Innovation. Development. Human intelligence. Human error.
How important are these to Jewish thought and practice? According to Rabbi Arieh Leib Heller, one of the foremost rabbinic authorities of 18th century Poland, they are essential: intrinsic to the Jewish people and the Jewish religion. He explains that the written Torah is public property, accessible both to Jews and to others. But the verbal Torah, innovated and refined over successive generations, ‘is ours’. It is uniquely Jewish.
Rabbi Heller sets out his thinking in the introduction to his most famous work, the Ketzot HaHoshen, which is a commentary on the civil law handed down in the Shulhan Aruch. His introduction provides a philosophy of Jewish thought that synthesises divine revelation with human intelligence and human innovation, based around four key ideas.
First, that innovation in Torah is an essential element of the world itself. Rabbi Heller equates innovation in Torah with the creation of the universe. He describes the creation as a continuous, ongoing process and parallels human efforts to create new Torah with God’s continuation of his physical creation.
Second, that innovation requires human intelligence. As he puts it, quoting from the Talmud, “the Torah is not in Heaven”. Human intelligence rather than divine revelation is the key to innovation in Torah and those human leaders who possess the necessary intellectual skills are obliged to use them. Innovation via human intelligence is not just a privilege: it is an obligation and a responsibility.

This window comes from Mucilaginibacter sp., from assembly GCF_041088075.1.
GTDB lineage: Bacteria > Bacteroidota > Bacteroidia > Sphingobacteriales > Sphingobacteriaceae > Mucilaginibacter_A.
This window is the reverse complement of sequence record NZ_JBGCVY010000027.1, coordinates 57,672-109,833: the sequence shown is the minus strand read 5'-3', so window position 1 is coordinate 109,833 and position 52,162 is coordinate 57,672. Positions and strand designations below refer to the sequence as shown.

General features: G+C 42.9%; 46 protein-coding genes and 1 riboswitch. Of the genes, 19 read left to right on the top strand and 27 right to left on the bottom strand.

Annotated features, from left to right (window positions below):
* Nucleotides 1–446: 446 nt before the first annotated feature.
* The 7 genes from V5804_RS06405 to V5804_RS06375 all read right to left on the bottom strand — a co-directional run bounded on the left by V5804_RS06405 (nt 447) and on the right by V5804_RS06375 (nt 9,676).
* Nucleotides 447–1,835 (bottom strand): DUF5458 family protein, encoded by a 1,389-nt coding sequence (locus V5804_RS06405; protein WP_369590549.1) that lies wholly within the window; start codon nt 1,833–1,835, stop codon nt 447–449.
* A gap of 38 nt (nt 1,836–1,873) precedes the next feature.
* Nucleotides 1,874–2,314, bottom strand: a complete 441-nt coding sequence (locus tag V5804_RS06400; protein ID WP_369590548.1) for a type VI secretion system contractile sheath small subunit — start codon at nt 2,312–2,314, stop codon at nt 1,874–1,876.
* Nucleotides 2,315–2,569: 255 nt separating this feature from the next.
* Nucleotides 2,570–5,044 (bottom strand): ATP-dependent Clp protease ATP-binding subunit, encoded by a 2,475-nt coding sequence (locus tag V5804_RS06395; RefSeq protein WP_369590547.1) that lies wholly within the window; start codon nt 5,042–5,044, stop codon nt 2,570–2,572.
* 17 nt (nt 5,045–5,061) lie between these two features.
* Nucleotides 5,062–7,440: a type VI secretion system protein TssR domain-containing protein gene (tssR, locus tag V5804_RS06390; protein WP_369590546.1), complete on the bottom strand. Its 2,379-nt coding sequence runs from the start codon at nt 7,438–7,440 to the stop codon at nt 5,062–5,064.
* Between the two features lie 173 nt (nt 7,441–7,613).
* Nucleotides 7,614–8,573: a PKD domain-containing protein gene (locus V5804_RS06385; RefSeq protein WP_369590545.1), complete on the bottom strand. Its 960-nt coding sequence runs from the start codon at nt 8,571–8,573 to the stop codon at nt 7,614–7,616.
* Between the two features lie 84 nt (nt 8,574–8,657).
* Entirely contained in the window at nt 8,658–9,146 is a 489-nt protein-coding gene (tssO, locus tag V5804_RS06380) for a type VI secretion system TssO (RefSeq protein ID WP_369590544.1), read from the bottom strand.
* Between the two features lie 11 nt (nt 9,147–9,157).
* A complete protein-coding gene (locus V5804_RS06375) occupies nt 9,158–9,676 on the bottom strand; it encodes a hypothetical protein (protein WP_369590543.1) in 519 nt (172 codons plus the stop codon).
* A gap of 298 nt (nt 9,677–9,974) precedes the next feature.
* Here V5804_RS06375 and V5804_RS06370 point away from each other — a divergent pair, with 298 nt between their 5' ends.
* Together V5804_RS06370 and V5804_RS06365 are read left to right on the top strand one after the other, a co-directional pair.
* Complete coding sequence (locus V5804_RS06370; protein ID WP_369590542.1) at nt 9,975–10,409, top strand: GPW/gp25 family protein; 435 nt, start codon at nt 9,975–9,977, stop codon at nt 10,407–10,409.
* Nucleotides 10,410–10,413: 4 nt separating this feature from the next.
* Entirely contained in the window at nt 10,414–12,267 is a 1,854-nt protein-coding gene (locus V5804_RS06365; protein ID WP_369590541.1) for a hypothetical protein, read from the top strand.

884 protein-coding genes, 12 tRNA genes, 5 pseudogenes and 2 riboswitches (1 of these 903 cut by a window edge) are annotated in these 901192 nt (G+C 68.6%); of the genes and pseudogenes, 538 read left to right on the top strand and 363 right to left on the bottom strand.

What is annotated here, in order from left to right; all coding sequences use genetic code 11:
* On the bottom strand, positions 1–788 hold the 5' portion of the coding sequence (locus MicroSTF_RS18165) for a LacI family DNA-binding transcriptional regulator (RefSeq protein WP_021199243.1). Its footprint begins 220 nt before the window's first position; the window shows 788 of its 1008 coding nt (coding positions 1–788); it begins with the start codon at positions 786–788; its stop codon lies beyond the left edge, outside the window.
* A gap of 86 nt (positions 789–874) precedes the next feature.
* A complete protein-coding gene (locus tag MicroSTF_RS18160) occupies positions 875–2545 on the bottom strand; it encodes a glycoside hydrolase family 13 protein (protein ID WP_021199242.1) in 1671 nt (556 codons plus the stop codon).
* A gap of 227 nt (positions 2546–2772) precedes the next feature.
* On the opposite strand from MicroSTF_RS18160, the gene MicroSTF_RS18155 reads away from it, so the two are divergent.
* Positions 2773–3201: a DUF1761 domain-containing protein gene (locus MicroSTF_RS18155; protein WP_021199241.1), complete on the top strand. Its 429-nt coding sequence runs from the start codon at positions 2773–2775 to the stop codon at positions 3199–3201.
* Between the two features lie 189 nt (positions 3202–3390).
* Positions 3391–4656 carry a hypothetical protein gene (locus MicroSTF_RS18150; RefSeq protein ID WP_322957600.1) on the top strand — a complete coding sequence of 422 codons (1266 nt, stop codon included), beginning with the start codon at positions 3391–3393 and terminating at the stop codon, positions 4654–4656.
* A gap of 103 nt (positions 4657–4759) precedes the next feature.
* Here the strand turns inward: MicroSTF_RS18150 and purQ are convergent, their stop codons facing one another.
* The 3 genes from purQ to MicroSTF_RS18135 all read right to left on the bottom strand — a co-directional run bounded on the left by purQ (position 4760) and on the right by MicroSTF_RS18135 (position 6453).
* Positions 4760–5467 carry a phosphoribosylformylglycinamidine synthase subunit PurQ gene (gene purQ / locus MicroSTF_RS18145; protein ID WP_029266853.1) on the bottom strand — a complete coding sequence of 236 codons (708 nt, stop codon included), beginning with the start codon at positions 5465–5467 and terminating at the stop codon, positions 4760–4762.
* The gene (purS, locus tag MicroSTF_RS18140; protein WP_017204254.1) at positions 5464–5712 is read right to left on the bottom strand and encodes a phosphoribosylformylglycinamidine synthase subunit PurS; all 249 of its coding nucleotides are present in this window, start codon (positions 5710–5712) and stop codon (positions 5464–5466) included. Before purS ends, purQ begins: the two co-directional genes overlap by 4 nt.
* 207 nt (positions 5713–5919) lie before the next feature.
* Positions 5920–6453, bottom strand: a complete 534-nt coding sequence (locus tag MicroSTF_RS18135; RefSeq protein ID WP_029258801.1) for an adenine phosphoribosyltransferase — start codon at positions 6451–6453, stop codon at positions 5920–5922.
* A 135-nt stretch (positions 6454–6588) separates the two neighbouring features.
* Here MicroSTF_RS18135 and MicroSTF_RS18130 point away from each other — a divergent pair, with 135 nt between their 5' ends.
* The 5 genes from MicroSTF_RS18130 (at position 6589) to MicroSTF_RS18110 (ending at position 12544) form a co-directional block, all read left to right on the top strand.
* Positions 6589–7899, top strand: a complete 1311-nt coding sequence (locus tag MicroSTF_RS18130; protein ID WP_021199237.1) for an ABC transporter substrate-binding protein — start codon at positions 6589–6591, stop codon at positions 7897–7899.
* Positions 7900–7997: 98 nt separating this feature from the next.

Third, that the use of human intelligence implies, necessarily, human error. Torah that is innovated by the human mind does not equate to absolute truth and our leaders do not have access to such a truth.
Finally, that the right and the responsibility to innovate are connected with an obligation and a responsibility to retain community cohesion by listening to and obeying community leaders. In this sense he reflects a pre-denominational view of a united Jewish community and points the way to a new, post-denominational Jewish community that can stand above today’s schisms.
Rabbi Heller’s introduction to the Ketzot HaHoshen is an astonishing, important text for anyone who hopes for a living, breathing Jewish halacha and philosophy. But his thought is not accessible. It has never been translated, it is rarely published – many editions of the Shulhan Aruch omit it – and it is too discursive and too long to teach easily. But it is worth the effort. In the draft, working translation posted here, I have added paragraphs and paragraph headings to make it easier to follow, as well as a full set of notes and sources.
Completing the first stage of this translation has been a labour of love over many years. It is offered to the public now for comment and discussion in the hope that Rabbi Heller’s radical ideas may become as well-known in the 21st century as they were in the 18th.